An Executor’s duties can be complex and overwhelming, even in a simple or modest estate. A diligent Executor must have knowledge of the law and taxation and they should possess some business acumen – they are required to wear many hats. Usually, an Executor is unsure of what is expected of them, and sometimes they do not receive correct advice as to how to properly discharge their duties. As mentioned, an executor can be held responsible for delay or mistake, and they can be sued by beneficiaries or third parties. In essence, an executor can be personally liable for any outstanding tax owed by the deceased i.e. they may have to pay the deceased’s unpaid tax and they can be sued for not adhering to proper taxation procedures! It is imperative for an executor to not only obtain legal advice but proper tax advice to ensure the deceased’s affairs are dealt with properly. If a beneficiary or an eligible person contests or challenges the Will, then the Executor could become part of expensive and time-consuming litigation.

What happens if you don’t want to appoint your family members as your Executor?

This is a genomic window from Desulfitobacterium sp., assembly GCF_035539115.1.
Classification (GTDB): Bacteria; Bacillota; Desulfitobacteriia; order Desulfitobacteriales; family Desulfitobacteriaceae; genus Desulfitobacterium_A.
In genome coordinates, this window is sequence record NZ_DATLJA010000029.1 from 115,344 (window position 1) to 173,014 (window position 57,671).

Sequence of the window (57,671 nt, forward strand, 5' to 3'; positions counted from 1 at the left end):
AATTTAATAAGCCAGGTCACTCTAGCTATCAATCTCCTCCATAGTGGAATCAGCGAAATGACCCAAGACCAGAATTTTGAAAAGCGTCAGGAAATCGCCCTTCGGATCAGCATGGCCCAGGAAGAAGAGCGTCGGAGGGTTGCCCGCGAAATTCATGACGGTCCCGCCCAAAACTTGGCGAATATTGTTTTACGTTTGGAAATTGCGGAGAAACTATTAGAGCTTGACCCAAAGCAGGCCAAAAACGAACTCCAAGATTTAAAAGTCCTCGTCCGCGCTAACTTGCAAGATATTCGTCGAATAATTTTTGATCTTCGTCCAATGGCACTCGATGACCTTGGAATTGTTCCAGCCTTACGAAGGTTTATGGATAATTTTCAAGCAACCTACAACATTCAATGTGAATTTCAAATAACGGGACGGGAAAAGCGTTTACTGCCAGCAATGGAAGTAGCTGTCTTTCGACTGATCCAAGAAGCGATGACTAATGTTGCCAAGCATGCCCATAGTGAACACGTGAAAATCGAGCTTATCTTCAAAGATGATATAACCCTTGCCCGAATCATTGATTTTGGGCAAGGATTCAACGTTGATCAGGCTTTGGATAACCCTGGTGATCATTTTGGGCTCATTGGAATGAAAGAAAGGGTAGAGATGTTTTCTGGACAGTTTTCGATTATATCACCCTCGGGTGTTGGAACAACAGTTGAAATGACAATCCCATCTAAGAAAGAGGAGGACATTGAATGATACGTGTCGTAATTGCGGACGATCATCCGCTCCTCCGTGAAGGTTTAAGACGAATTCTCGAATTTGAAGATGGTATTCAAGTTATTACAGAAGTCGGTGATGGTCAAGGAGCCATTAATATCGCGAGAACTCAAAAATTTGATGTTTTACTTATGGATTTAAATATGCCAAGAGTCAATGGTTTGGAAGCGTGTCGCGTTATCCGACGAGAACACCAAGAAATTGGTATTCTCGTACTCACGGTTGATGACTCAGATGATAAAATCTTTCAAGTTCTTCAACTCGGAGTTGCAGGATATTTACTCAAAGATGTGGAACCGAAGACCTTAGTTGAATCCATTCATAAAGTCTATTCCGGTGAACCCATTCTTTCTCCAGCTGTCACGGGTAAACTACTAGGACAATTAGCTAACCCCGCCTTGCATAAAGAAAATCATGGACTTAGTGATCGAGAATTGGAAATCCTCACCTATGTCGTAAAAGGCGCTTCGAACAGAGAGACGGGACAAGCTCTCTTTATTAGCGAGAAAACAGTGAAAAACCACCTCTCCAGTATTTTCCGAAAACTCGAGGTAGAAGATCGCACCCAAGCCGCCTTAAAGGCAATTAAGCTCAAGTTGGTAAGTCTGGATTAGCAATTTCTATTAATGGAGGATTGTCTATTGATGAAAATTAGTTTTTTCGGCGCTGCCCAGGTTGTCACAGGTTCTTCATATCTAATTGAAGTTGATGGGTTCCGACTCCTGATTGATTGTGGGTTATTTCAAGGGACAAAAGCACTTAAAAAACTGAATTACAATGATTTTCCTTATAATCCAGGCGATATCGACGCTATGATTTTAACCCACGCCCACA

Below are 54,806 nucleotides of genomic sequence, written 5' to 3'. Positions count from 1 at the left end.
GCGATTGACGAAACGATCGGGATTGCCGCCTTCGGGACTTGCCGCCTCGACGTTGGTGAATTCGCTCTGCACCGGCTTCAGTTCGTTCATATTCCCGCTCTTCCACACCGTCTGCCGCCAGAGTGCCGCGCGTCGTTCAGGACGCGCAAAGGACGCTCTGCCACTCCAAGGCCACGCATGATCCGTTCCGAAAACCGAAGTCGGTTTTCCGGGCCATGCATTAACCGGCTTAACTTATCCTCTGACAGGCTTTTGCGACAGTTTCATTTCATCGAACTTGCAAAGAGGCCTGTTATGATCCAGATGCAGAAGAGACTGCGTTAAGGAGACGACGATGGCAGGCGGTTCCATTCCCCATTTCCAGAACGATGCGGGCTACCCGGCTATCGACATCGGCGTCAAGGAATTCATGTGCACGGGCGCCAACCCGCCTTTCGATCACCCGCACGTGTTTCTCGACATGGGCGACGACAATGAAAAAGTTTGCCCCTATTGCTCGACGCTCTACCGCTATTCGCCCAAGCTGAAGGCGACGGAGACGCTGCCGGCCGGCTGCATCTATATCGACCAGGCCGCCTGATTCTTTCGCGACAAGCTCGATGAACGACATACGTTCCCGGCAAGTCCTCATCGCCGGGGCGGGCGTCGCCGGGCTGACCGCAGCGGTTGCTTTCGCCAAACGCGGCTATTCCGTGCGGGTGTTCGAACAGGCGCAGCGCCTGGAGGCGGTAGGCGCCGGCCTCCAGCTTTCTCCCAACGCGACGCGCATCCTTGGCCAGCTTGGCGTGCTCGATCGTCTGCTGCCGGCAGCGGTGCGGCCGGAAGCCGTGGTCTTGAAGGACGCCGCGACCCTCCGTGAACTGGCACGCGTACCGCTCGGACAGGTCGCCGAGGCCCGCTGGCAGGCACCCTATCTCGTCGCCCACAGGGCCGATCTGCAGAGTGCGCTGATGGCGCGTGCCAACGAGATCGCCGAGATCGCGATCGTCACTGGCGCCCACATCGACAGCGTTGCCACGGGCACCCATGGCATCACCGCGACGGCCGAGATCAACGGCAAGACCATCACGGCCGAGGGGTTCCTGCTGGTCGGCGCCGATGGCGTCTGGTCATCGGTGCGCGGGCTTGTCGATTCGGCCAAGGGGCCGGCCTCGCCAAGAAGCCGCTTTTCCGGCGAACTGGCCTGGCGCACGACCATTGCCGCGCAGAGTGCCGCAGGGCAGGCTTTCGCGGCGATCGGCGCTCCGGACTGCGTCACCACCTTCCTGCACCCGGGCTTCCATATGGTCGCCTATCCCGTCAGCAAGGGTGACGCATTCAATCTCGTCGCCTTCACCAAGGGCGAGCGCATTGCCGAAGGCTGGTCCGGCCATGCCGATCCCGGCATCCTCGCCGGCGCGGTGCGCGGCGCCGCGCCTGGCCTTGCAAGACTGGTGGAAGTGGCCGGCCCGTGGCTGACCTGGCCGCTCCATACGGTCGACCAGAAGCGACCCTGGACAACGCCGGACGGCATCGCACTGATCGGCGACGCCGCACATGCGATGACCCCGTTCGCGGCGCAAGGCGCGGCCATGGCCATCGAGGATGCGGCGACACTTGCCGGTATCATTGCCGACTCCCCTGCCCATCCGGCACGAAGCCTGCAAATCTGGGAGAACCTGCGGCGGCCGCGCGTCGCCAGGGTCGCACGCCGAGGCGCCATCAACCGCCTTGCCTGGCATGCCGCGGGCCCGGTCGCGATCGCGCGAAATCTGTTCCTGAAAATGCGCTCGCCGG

A will maker is not required to choose a family member to be their Executor. An alternative choice is a close friend or other relative. Otherwise, if your circumstances are complex or there is the possibility that your Will may be subject to litigation then appointing a professional executor ie. an accountant or a lawyer who has experience in Succession Law may be prudent.

Is an Executor paid?

Many people don’t realise the role of an Executor is considered gratuitous. However, the court may authorise the payment of commission to an executor for their services as it thinks fit. This is referred to as ‘executor’s commission’. The Court awards commission on a case by case basis having regard to “the pains and trouble” incurred by the executor in the administration of the estate. It is not a right; it may not always be appropriate in the circumstances and it can be a costly process.